For more information on ethical consumerism, see Ethical Consumer, a U.K. - based magazine that provides free buyers' guides and information.

Monday, December 14, 2009

Solar Heated Hot Tubs!

Looking for a hot tub? Consider a solar tub!

Using the sun to create hot water for pools and hot tubs is now a reality. “With the increased efficiency of solar vacuum tubes, heating hot tubs has become more and more popular using solar. The basic principle of a solar hot tub is to use the solar collectors during the day to heat the tub." Solar powered hot tubs use tube pressurized collector panels. In these panels, water is heated by the sun and then transferred to the hot tub by a 12-volt water pump, which also runs on solar power.

Traditional water heaters and especially pool heaters are bulky, require regular maintenance, and are quite expensive to operate and service. Modern solar water heaters are better than traditional hot water heaters, because they are smaller in size and more efficient to operate. Ultimately, solar water heating offers more efficiency and long term savings.

From an environmental standpoint, many are interested in solar water heaters simply to utilize the sun’s energy. There is a large movement of consumers looking to take advantage of money saving solar technology. And for many green consumers, solar water heating is a major step to reduce your carbon footprint.

Sunday, December 13, 2009

Geothermal Heating

Many people spend hundreds of dollars a year on heating and air conditioning for their homes. Especially people that live in places where temperatures get below freezing. Traditional heating methods include gas furnaces, oil furnaces, electric furnaces, and hot water heating systems. All of these methods use a lot of energy and cost a lot of money. In today's world there is a trend toward "going green" and conserving energy. Can this ideology be applied to heating our homes? Yes it can!! Geothermal energy provides people with a cheaper, more energy efficient alternative. Geothermal energy comes from the heat of our planet which has been there since its formation. A geothermal heat pump allows us to capture heat even from cold ground. Since there is no energy conversion necesarry, thermal efficiency is high. I got to witness this great idea when my family rented a mountain house in PA over Thanksgiving. The house was architecturally beautiful and I never would have guessed that there was an alternative energy heating system. It felt as warm and comfortable as any home with modern technology. Hopefully, geothermal energy will become more popular in the near future.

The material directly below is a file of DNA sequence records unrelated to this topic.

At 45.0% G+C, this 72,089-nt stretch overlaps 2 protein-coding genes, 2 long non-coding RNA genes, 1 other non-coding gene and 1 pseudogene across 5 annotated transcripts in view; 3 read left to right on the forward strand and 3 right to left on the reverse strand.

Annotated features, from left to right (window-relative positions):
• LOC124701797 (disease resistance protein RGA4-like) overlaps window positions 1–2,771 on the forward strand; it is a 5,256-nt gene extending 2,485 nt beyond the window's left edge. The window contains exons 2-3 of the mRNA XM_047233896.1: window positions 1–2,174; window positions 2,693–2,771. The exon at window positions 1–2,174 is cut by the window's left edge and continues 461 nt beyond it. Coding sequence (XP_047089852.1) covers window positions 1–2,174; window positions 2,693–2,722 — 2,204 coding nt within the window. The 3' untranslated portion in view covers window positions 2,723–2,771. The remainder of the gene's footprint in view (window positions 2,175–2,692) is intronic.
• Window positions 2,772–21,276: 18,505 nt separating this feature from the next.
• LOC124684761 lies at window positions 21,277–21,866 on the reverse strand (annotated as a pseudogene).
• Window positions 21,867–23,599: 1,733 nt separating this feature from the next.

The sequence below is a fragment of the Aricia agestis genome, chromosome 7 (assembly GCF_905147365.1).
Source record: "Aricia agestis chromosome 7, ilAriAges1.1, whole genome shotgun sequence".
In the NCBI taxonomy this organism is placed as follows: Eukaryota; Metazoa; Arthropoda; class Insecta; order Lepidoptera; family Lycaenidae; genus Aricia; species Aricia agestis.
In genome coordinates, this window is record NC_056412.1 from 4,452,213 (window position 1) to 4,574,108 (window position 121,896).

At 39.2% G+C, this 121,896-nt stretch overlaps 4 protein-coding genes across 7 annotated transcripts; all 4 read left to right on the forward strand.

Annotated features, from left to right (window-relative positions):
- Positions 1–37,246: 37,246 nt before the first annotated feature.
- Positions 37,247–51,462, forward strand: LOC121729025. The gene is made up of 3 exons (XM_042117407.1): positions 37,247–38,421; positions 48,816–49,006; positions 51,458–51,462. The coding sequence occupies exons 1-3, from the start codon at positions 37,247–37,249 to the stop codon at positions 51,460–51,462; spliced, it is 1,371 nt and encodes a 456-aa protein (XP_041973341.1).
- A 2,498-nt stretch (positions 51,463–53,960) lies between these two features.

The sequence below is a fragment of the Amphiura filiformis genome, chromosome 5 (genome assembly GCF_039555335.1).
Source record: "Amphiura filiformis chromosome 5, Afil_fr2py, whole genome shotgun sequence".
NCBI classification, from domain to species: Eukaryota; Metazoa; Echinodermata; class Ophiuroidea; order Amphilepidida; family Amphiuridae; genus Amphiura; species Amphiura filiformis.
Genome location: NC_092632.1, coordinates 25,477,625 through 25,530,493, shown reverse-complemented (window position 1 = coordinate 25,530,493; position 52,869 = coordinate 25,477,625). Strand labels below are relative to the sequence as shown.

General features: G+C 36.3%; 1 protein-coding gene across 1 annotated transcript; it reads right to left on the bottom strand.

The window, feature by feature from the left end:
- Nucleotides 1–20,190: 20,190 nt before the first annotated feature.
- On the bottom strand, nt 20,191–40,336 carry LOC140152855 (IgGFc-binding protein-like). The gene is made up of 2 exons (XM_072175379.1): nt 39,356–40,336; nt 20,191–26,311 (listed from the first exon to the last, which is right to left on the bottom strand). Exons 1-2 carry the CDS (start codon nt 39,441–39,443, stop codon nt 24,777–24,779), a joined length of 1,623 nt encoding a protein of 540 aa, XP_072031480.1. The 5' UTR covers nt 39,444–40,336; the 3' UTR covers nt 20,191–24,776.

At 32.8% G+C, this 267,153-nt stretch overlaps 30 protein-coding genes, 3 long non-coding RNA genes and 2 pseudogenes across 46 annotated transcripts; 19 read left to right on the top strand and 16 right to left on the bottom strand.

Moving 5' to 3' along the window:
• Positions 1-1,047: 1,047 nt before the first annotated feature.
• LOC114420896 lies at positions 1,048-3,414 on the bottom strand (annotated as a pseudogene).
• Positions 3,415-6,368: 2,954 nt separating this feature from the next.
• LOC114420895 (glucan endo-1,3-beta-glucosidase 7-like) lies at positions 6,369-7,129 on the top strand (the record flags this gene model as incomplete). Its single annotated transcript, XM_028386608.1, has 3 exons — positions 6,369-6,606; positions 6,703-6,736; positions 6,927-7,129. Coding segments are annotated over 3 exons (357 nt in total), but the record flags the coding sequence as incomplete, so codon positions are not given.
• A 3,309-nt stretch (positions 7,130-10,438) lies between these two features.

Friday, December 11, 2009

Liquid Wood

With the growing price of crude oil and concerns over the safety of everyday products it is no surprise that new alternatives are being explored in the world of plastics. Plastics are petroleum based and are linked to  heavy metals and softeners known as phthalates which is cause for concern when it is being used for everything from food containers to baby toys. Plastics are also non-renewable and some are not recyclable leading to greater amounts of trash that remain in a landfill forever. When burned, plastics release toxic fumes into the atmosphere. A growing alternative to petroleum based plastics is a bio-plastic called Arboform.

Arboform is a non-toxic bio-plastic composed of wood pulp based lignin, which can be mixed with other natural fibers along with wax to make a strong waterproof plastic alternative. Lignin, is an idyllic raw material because tens of millions of tons are often discarded as a byproduct of the papermaking process. Most commonly, lignin is separated from the cellulose and hemicellulose used to make high quality paper, by means of a sulfite or sulfate pulping process. Researchers at the Fraunhofer Institute for Chemical Technology in Germany have found a way to was to use high-pressure hydrolysis (with nothing more than water, high temperature and high pressure) to yield water insoluble lignin that does not need to be separated out by chemical means. With scares about the safety of children's toys Arboform seems like a perfect alternative being lower in chemicals and able to retain its stability even against saliva. When under high pressure conditions, Arboform can be injected into molds and behave just like plastic. Its versatility and renewability makes Arboform a very attractive prospect to manufacturers. When the life of the product is over it can be broken down and recycled as filler or can be burned just like wood without any additional toxic fumes.
This technology is relatively new in the United States but Arboform could be a real solution to reducing dependence on oil. Since the raw materials are renewable and can be grown in the country, the security of the resource is exponentially greater than that of crude oil. Paper manufacturing companies could easily incorporate the production of Arboform along with their products making them more efficient and allowing them to earn greater profits from their raw materials. Arboform is attractive to health conscious consumers that demand non-toxic products for themselves and their families. Even though it is more popular in Europe manufacturers hope that with the green movement Arboform will gain popularity in the U.S. More testing is needed for the safety of the product but overall the outlook is very positive.

By: Stephanie Berry
MSNBC "A greener alternative to plastics: liquid wood" By: Bryn Nelson